The massive cost required to execute one of the most popular sporting events is staggering. According to Bloomberg Intelligence, the estimated cost to Qatar is a staggering $300 billion.

Qatar is hoping this investment will catapult them into a tourism and business haven rivalling regional neighbour Dubai. The country is expecting the World Cup to boost their economy by $20 billion (equivalent to about 11% of the country’s gross domestic product in 2019). But the event is mostly a way to create opportunities for companies in many different industries well beyond 2022.

As a point of interest, Qatar is the smallest country to host the World Cup ever. 

Benefits for the entire region

Organisers are expecting close to 1.5 million visitors during the month-long tournament which will start in November (although there has been criticisms that matches might be poorly attended as fans won't have much fun due to alcohol ban and cothing restrictions). 

Even though Qatar has spent billions on improving infrastructure and hotel accommodation there is still a colossal shortfall. There are only around 130,000 rooms provided for by hotels, cruise ships docked off the coast of Doha and a few scattered desert camp sites. Therefore, the surrounding nations of the UAE, Oman, Bahrain, Kuwait and Saudi Arabia will be attractive alternative destinations for football fans. In fact, flight tickets have already surged in price.

"The UAE as a global hub will have every opportunity to capitalise on strong visitor numbers who wish to use the emirates as their base for the tournament games," said David Garner, Mena region commercial vice president of Minor Hotels, which owns the Anantara and Avani brands."Demand will be generated by the 32 countries who have qualified for the World Cup but also from many other global fans."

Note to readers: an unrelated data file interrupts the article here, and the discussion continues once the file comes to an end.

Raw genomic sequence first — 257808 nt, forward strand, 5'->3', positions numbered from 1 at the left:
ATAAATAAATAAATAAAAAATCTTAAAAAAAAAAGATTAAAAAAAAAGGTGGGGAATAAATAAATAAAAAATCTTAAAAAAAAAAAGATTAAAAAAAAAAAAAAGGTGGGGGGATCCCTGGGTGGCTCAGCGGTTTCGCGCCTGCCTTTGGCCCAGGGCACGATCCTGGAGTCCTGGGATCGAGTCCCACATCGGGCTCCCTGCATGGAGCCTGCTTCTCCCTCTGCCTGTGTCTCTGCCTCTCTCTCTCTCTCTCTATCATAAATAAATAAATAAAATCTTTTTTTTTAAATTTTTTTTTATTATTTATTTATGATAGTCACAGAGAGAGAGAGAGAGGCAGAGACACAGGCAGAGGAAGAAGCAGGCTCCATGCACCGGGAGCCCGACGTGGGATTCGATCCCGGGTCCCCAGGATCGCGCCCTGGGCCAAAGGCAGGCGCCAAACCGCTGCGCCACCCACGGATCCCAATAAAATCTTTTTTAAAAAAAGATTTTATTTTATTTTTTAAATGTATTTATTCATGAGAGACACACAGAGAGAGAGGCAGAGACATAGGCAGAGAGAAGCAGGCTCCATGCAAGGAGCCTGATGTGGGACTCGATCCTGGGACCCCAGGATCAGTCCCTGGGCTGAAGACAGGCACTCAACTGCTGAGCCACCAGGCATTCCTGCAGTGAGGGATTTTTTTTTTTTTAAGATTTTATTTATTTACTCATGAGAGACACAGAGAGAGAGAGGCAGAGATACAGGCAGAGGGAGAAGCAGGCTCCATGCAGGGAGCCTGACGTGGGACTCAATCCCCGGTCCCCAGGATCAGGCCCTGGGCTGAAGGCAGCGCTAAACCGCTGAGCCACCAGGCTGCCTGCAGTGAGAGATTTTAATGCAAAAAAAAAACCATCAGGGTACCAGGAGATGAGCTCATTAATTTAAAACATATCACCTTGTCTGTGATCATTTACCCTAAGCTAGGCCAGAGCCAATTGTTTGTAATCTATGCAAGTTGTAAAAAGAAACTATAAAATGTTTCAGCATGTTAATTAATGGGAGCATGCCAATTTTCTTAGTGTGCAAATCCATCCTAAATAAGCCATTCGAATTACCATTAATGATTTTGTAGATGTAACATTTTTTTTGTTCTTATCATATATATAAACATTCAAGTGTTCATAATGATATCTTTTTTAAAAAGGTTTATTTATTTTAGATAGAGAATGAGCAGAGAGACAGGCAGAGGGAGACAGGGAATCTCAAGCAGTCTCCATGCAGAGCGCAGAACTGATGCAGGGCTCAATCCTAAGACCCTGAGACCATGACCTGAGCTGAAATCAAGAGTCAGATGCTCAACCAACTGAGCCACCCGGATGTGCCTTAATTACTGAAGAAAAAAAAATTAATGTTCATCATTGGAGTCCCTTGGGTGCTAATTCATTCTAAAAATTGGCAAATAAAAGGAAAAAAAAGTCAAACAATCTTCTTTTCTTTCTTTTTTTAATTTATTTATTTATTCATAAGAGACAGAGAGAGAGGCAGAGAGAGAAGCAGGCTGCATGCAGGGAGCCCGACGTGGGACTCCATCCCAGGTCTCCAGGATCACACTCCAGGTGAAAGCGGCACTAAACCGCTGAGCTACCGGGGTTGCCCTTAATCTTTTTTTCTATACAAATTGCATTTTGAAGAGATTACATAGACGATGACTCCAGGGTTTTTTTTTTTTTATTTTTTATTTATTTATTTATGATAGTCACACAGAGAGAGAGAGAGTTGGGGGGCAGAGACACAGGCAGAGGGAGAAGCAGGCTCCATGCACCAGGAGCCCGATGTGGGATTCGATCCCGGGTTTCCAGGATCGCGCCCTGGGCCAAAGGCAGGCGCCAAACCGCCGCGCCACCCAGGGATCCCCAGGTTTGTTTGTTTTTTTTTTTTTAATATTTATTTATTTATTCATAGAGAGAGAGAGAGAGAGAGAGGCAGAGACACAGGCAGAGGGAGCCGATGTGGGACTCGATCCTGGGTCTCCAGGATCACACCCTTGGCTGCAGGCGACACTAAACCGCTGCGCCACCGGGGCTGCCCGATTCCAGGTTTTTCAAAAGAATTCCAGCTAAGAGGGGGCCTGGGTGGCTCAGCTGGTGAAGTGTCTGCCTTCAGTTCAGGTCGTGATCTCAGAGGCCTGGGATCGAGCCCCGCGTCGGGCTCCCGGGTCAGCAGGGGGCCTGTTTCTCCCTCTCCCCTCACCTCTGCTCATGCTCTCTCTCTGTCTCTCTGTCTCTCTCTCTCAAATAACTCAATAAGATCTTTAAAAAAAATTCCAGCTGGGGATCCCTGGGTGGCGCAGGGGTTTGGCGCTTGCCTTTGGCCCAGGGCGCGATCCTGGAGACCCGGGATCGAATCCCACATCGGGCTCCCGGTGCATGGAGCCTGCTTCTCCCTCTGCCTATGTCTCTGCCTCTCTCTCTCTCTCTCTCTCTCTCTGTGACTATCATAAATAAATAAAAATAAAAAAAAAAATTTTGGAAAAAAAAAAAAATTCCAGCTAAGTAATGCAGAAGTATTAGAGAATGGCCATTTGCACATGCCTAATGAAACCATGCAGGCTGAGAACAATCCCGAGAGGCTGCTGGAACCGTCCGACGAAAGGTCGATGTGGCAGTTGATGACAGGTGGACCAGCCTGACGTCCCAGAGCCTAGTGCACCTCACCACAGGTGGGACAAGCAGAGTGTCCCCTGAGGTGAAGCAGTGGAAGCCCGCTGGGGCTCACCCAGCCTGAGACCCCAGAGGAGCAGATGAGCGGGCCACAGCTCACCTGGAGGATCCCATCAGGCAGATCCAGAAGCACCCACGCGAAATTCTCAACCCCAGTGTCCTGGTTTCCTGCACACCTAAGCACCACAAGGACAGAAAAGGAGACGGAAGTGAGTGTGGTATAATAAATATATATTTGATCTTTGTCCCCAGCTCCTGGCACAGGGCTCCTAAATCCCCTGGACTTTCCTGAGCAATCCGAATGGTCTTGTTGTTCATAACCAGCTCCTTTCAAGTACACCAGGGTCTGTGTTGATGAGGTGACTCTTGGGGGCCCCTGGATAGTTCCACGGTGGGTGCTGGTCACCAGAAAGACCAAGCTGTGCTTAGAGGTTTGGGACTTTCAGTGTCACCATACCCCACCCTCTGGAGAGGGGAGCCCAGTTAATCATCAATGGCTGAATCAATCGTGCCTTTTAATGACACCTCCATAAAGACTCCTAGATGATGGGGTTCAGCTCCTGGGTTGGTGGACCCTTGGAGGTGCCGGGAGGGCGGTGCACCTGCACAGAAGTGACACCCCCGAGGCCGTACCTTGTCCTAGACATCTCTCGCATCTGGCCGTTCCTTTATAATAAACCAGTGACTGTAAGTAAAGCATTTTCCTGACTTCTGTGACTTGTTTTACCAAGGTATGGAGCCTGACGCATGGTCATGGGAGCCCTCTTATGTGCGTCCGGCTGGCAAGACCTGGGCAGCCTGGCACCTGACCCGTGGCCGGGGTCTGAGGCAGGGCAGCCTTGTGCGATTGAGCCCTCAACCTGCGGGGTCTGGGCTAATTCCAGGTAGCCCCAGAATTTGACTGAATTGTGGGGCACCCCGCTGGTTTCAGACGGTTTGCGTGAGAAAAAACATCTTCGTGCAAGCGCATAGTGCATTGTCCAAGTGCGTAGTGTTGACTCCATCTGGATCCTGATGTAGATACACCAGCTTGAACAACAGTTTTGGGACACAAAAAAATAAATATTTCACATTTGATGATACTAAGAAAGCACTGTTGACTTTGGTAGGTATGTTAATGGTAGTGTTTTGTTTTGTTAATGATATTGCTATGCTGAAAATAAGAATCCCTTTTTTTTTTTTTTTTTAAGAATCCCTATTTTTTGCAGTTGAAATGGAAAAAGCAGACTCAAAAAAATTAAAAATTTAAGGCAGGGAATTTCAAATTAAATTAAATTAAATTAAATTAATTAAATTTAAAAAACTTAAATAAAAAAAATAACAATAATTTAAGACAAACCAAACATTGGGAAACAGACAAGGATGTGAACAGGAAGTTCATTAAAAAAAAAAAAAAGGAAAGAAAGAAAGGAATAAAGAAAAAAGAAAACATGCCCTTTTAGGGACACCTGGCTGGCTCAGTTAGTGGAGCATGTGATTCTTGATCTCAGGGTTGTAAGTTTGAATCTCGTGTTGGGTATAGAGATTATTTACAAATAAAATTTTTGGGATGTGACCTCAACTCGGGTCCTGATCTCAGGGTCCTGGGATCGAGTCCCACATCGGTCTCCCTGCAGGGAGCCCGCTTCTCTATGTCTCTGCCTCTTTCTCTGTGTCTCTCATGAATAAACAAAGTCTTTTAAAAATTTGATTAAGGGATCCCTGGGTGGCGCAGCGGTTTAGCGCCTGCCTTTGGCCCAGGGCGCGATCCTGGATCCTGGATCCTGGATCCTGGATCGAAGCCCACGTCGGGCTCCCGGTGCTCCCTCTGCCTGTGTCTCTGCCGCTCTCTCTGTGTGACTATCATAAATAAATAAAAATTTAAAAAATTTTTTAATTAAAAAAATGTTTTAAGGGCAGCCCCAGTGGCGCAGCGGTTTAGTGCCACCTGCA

Qatar is easily accessible to travellers from most the Gulf Cooperation Council (GCC - United Arab Emirates, Saudi Arabia, Qatar, Oman, Kuwait and Bahrain) countries with the main international airport in Doha only an hour away.

Travel and tourism representatives from major airlines, travel companies and hotels have already reported increased interest from football fans since the first stage of ticket sales became available.

"There's an expectation that many football fans heading to the 2022 World Cup in Qatar will use Dubai either as a staging post or as a pre or post visit option due to Dubai's excellent visitor options and attractions," said Stuart Birkwood, general manager of Radisson Red Dubai in Silicon Oasis.

The tiny island of Bahrain, which is just a stone's throw away from Qatar by air has more than 18,000 hotel rooms to offer, while Saudi Arabia, another neighbour, has about 600,000 according to a report. Kuwait also has an assortment of resorts and hotels which could make this oil-producing nation a hub for many fans looking for accommodation.

Even though hotels are competitively priced in the UAE and the surrounding nations, prices can be expected to increase as demand increases.

Currently, there are already no longer rooms available in Qatar during the tournament. Whether this is because they are not released for booking during that period or if they are fully booked already still remains unclear. 

What to expect weatherwise

The weather in the region in November should be pleasant. You certainly won't be experiencing the scorchingly high temperatures of the summer. The average temperatures range between 24-25°C but you could see highs of 29°C.